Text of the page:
OC Closer to Orange Tier, Improving Trends Rending
Thursday, March 25, 2021
Just one week after entering the red tier – which let restaurants, movie theaters, and gyms invite customers back indoors – Orange County is already on track to advance to the even less-restrictive orange tier for the first time since state officials introduced the four-tier framework of pandemic rules last summer.
If local COVID-19 case rates and other critical metrics used to track the speed and spread of the coronavirus stay as low as they are now, the county could advance to the orange tier on March 31, said Dr. Clayton Chau, OC Health Care Agency director and county health officer.
The tier shift would clear another wave of business sectors, including bowling alleys and bars that don’t serve food, to reopen after months of closure – with masking and other pandemic rules in place – while houses of worship, restaurants, and various retailers could boost their indoor capacities.
Non-essential offices could summon white-collar workers back to their cubicles, though the California Department of Public Health still encourages working from home.
This week, Orange County’s coronavirus case rate dipped into orange tier levels at 3.5 cases per day per 100,000 residents, down from 4 cases per 100,000 last week, according to a Department of Public Health March 23 update.
The share of tests coming back positive – or testing positivity – inched lower this week to 2.1% from 2.2% last week.
Testing positivity among the county’s hardest-hit neighborhoods – known as the health equity metric – also fell slightly this week to 3.2% from 3.5% last week.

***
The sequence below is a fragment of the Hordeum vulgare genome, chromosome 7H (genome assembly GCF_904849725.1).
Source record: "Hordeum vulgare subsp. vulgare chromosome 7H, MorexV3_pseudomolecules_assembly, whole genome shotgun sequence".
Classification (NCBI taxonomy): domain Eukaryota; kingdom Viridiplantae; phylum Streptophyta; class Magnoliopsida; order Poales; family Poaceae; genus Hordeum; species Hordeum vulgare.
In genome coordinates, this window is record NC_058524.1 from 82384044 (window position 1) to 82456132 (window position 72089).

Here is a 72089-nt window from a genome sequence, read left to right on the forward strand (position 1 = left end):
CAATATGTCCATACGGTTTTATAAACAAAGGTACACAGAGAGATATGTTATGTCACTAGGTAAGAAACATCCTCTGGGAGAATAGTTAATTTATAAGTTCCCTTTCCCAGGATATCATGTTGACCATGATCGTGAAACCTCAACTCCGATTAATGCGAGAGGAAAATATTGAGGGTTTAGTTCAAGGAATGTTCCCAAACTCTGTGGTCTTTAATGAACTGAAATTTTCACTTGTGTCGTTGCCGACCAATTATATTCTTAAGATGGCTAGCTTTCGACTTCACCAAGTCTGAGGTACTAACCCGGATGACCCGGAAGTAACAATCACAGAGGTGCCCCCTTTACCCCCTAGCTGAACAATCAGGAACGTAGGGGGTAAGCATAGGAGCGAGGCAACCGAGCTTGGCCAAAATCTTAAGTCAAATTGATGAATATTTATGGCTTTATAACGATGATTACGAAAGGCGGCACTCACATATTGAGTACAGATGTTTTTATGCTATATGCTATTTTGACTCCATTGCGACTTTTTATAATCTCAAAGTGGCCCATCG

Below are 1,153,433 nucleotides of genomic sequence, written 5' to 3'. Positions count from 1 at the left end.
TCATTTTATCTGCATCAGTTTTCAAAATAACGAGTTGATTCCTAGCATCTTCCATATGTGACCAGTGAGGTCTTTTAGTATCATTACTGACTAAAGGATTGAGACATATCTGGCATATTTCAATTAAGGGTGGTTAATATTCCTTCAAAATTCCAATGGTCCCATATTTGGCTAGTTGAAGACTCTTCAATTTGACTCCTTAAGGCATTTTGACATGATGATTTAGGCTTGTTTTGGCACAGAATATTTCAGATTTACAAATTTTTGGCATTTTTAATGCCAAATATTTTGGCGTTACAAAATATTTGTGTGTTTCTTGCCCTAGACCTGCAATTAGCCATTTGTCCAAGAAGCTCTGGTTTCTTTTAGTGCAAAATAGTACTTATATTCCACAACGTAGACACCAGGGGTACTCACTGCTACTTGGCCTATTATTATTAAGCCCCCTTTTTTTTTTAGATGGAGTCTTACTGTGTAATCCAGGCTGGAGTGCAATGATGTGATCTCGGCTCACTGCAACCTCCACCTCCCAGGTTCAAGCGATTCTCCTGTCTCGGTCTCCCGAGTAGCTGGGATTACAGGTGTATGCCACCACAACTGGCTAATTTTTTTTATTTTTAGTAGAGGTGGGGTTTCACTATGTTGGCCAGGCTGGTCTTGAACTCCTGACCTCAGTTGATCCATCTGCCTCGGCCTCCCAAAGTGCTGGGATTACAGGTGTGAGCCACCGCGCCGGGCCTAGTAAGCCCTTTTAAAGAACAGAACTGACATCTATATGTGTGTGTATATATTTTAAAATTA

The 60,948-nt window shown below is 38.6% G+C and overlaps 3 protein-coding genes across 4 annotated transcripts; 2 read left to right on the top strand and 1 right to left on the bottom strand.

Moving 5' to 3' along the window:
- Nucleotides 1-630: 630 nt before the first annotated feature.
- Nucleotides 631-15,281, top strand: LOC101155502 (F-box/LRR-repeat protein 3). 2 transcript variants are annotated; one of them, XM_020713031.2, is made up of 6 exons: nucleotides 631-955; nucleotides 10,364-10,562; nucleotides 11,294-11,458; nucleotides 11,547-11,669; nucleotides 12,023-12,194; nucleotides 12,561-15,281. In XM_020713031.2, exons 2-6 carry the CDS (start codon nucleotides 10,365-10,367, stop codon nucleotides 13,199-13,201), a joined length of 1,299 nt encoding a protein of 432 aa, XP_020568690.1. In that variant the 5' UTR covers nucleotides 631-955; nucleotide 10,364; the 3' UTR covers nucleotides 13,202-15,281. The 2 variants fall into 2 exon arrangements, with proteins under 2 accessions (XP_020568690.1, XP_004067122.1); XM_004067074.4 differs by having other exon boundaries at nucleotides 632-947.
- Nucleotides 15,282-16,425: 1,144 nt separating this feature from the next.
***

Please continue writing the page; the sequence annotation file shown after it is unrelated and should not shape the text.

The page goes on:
All three of a county’s metrics must fall within the next tier’s ranges for two consecutive weeks to advance. Counties also have to remain in a tier for at least three weeks before moving on to a more relaxed tier.
“We are now on our second week of red tier, so my prediction is if everything goes well … we will have three tiers of red tier next week and two weeks of orange tier next week,” Chau told the county Board of Supervisors during a meeting Tuesday.
Los Angeles County also is poised to enter the orange tier next week, while higher case rates in the Inland Empire will keep Riverside and San Bernardino counties in the red tier.
Earlier this month, state leaders adjusted certain pandemic guidelines so that starting April 1, theme parks can reopen in counties in red or better tiers.
Outdoor live events and performances, including professional sports, can also reopen for local residents with capacity limits and other modifications next week regardless of a county’s tier status, though stadiums and venues in purple-tier counties, where the coronavirus is still widespread, have to limit crowds to 100 people.
Learn more about the state's Blueprint for a Safer Economy.
Photo by Orange County Register.
Category: COVID-19, orange county